Budget 2024 did not do enough to secure the future economy of the country, according to a representative of the Irish Business and Employers Confederation (Ibec).
Ibec’s executive director Fergal O’Brien told RTÉ radio’s Today with Claire Byrne show that while Budget 2024 was balanced and appropriate for the current economy, not enough is being done to really secure the sustainability of the economy for the long term.
Corporate tax had grown from €5 billion seven years ago to €25 billion, Mr O’Brien noted, but not enough was being invested in the future, he claimed.
He said the infrastructure fund announced in the budget was really positive for Ibec’s members, but not enough was being invested in things like education, research and science, upskilling and competitiveness issues, particularly in the ‘experience’ economy, such as hospitality and related sectors.
“There are a lot of costs coming on to business, and I think the one-off measures are good.”
However, he warned: “I think businesses are really going to feel the economy becoming a higher-class economy over the next number of years, and we would have concerns about a lot of business viability and ultimately employment in that sector.”
Mr O’Brien said measures such a minimum living wage, statutory sick leave and pensions will mean extra costs for businesses, some of which would have tight margins and will not be able to survive.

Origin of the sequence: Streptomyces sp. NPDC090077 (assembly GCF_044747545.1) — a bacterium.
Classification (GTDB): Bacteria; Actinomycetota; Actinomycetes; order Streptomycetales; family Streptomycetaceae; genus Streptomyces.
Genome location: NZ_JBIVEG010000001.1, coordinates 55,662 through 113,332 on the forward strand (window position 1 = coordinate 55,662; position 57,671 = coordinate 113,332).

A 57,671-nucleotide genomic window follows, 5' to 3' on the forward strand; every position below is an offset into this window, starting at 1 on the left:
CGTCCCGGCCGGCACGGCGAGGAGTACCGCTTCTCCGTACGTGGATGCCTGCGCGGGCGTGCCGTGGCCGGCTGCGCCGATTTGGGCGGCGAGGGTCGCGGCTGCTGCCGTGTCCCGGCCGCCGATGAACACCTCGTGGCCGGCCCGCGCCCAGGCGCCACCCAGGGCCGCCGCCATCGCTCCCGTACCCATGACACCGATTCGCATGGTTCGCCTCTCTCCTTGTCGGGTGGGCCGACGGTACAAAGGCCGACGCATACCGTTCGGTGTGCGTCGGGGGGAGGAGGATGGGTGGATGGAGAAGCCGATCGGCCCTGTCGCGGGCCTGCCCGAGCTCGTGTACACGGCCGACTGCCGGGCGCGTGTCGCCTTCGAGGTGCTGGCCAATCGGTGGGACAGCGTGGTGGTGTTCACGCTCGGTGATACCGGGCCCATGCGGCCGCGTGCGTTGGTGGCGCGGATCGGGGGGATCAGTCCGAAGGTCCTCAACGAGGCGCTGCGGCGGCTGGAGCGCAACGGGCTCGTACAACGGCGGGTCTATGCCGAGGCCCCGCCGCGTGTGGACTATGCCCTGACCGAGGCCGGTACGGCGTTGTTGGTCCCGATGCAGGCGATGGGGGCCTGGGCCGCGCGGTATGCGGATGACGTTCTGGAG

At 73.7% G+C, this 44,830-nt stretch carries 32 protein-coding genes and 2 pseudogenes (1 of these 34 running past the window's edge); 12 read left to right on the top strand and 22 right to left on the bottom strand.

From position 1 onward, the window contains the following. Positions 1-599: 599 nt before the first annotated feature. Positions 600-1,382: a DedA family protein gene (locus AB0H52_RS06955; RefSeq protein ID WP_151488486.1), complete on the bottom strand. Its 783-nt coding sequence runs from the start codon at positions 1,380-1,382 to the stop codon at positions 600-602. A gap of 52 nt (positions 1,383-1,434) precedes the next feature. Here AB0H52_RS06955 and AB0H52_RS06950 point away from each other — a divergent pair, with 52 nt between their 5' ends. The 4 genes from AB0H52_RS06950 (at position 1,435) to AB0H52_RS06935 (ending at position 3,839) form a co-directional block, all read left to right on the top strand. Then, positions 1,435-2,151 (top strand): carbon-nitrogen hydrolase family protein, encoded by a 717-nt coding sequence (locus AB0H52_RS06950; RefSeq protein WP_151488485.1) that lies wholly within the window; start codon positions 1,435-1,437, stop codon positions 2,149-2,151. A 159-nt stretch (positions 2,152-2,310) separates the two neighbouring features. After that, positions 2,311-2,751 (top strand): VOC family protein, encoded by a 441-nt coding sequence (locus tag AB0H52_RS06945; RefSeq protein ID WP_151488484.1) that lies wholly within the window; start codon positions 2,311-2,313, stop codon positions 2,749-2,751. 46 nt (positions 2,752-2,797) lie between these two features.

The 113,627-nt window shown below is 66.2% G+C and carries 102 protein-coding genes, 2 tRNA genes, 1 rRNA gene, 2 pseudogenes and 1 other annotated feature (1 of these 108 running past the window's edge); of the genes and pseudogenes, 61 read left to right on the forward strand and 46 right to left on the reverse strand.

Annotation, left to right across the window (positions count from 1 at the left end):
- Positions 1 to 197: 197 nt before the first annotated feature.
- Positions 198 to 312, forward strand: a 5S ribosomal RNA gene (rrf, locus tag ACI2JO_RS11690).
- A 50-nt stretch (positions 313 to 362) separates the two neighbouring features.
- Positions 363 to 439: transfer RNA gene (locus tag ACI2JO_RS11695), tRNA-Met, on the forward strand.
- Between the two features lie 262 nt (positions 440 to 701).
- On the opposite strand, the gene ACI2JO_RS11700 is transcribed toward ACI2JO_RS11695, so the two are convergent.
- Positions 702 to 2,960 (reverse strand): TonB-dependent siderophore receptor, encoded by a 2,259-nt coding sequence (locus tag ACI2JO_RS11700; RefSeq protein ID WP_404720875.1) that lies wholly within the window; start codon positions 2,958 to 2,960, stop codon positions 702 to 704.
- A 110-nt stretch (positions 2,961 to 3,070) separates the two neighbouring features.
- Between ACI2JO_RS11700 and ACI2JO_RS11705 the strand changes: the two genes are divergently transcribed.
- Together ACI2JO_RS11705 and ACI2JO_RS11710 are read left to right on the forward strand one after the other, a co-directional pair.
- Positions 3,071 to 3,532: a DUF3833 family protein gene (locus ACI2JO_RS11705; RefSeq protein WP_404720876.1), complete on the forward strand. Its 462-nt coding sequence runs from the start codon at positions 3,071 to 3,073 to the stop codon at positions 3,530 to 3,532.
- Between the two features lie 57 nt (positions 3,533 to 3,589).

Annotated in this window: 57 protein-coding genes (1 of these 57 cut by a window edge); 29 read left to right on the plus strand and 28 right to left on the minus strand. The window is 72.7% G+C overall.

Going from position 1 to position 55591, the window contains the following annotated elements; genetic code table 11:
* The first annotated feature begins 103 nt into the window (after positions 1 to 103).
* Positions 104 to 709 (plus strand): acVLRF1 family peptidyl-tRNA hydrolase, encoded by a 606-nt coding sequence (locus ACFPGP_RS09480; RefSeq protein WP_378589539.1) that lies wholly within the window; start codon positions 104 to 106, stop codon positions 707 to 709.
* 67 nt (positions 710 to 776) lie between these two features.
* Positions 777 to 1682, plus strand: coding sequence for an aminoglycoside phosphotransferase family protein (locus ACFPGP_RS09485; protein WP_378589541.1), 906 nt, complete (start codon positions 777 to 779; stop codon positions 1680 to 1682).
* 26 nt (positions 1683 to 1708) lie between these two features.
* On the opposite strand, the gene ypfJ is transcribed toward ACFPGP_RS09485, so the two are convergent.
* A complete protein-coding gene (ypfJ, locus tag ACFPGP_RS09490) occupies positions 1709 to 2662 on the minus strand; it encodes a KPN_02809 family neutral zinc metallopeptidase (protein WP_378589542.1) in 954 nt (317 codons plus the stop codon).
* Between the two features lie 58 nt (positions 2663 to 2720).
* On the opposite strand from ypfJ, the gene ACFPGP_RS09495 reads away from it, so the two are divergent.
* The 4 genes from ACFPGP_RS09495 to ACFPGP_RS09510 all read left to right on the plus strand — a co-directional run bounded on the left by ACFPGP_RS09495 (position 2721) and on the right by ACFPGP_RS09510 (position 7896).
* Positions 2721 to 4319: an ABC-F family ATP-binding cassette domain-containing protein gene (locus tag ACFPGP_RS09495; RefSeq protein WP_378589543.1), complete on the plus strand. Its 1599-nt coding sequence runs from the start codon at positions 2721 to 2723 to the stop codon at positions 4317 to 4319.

“I think some of those won’t be able to survive without proper support in the indigenous sector.
“I think you’ll probably see less employment. I think businesses will be desperately looking at ways to reduce their employment levels, but also you’re just going to have to see that passed on to the consumer.
“So the consumer will have to pay for a large amount of this as well,” he said.
He added: “We have two or three more years of these labour cost increases to come through, and we need to figure out how we want to manage the transition.
“We want to move to a higher value economy, better quality jobs, and that’s all super, but right now we’re not investing enough in the education or the research, the science and the upskilling that we really need to.
“We still have [€1.5 billion] surplus sitting in a national training fund that employers are paying into. We can’t seem to find a way to get that money out, but they’re the kind of things that would help you build a more sustainable economy.
“So lots of good things, but probably things that we need to start planning much more strategically for the long term as well.”
Mr O’Brien pointed out that recommendations from the Commission on Taxation and Welfare have still not been implemented, adding that ultimately more is going to have to be paid in taxes to maintain the quality of public services.
He warned the tax base needs to be broadened so the State is not so reliant on corporate tax receipts.
Source: Breaking News